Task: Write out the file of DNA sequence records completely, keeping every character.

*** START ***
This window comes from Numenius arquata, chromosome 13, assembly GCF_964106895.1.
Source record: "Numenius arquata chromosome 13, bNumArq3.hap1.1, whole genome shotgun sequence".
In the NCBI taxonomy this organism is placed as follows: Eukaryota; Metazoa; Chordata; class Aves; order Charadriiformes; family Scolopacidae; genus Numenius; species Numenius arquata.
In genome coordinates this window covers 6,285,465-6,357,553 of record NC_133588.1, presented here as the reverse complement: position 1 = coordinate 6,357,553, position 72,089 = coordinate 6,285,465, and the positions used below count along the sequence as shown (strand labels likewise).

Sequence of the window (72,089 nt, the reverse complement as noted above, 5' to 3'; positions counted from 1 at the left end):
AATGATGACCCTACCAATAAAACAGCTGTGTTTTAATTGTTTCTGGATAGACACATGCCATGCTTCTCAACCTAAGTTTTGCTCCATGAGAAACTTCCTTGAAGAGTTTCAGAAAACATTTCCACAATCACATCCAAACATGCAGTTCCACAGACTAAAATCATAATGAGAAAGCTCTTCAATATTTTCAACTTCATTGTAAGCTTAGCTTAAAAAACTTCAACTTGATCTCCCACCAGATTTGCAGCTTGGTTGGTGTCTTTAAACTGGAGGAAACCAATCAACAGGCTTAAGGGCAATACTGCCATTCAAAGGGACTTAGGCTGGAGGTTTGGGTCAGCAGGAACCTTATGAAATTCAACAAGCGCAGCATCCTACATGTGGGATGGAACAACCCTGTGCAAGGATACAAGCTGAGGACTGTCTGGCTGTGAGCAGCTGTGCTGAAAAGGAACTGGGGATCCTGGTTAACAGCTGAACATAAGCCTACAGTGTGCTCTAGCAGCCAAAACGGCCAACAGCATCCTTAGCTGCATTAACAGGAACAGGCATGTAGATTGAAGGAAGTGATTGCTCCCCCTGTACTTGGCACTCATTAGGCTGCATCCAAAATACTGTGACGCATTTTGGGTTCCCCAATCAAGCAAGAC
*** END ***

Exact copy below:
This window comes from Numenius arquata, chromosome 13, assembly GCF_964106895.1.
Source record: "Numenius arquata chromosome 13, bNumArq3.hap1.1, whole genome shotgun sequence".
In the NCBI taxonomy this organism is placed as follows: Eukaryota; Metazoa; Chordata; class Aves; order Charadriiformes; family Scolopacidae; genus Numenius; species Numenius arquata.
In genome coordinates this window covers 6,285,465-6,357,553 of record NC_133588.1, presented here as the reverse complement: position 1 = coordinate 6,357,553, position 72,089 = coordinate 6,285,465, and the positions used below count along the sequence as shown (strand labels likewise).

Sequence of the window (72,089 nt, the reverse complement as noted above, 5' to 3'; positions counted from 1 at the left end):
AATGATGACCCTACCAATAAAACAGCTGTGTTTTAATTGTTTCTGGATAGACACATGCCATGCTTCTCAACCTAAGTTTTGCTCCATGAGAAACTTCCTTGAAGAGTTTCAGAAAACATTTCCACAATCACATCCAAACATGCAGTTCCACAGACTAAAATCATAATGAGAAAGCTCTTCAATATTTTCAACTTCATTGTAAGCTTAGCTTAAAAAACTTCAACTTGATCTCCCACCAGATTTGCAGCTTGGTTGGTGTCTTTAAACTGGAGGAAACCAATCAACAGGCTTAAGGGCAATACTGCCATTCAAAGGGACTTAGGCTGGAGGTTTGGGTCAGCAGGAACCTTATGAAATTCAACAAGCGCAGCATCCTACATGTGGGATGGAACAACCCTGTGCAAGGATACAAGCTGAGGACTGTCTGGCTGTGAGCAGCTGTGCTGAAAAGGAACTGGGGATCCTGGTTAACAGCTGAACATAAGCCTACAGTGTGCTCTAGCAGCCAAAACGGCCAACAGCATCCTTAGCTGCATTAACAGGAACAGGCATGTAGATTGAAGGAAGTGATTGCTCCCCCTGTACTTGGCACTCATTAGGCTGCATCCAAAATACTGTGACGCATTTTGGGTTCCCCAATCAAGCAAGAC